The MongoDB Atlas and Datadog monitoring integration allows customers to pass live performance metrics to a Datadog dashboard using an API key.
Meet Some of MongoDB's Influential Female Leaders
In celebration of International Women's Day, we are highlighting some of our most influential leaders at MongoDB and how they've grown at the company. According to Fairygodboss, promoting more women into leadership positions is one of the top things employers can do to make their female employees stay.
At MongoDB, we invest in our employees' professional growth to enable them to become leaders in their roles while pursuing their passions. A few of our leaders developed an internal Underrepresented People of Color Network, while others created a mentorship group to provide management and productivity tips. We try to empower our employees to lead in their own ways and give them the freedom to create programs where they feel they are lacking.
Building with Patterns: The Extended Reference Pattern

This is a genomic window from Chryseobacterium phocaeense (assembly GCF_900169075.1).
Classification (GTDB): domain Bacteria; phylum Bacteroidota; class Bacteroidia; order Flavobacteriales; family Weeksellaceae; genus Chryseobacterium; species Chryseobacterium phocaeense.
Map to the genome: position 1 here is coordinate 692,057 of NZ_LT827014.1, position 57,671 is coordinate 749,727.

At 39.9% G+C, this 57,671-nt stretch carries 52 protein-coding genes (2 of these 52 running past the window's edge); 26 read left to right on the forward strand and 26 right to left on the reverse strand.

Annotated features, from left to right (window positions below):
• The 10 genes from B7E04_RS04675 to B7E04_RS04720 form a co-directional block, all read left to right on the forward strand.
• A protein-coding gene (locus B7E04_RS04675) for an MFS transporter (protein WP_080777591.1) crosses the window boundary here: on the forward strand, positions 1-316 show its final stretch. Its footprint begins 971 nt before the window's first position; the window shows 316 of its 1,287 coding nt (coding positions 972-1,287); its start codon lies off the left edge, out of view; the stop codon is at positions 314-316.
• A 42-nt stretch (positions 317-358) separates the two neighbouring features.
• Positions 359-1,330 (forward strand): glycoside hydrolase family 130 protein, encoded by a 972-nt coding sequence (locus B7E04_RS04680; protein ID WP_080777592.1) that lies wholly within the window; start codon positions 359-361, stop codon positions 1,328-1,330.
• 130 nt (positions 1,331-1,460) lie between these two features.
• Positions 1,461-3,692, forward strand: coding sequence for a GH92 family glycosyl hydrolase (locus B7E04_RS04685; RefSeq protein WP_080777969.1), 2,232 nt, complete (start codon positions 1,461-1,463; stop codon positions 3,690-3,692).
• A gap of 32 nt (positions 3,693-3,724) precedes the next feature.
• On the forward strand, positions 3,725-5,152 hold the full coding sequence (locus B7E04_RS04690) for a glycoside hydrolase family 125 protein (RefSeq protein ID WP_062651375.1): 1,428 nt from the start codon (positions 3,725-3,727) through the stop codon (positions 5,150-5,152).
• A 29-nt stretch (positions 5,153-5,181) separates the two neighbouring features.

Throughout this Building With Patterns series, I hope you've discovered that a driving force in what your schema should look like, is what the data access patterns for that data are. If we have a number of similar fields, the Attribute Pattern may be a great choice. Does accommodating access to a small portion of our data vastly alter our application? Perhaps the Outlier Pattern is something to consider. Some patterns, such as the Subset Pattern, reference additional collections and rely on JOIN operations to bring every piece of data back together. What about instances when there are lots of JOIN operations needed to bring together frequently accessed data? This is where we can use the Extended Reference pattern.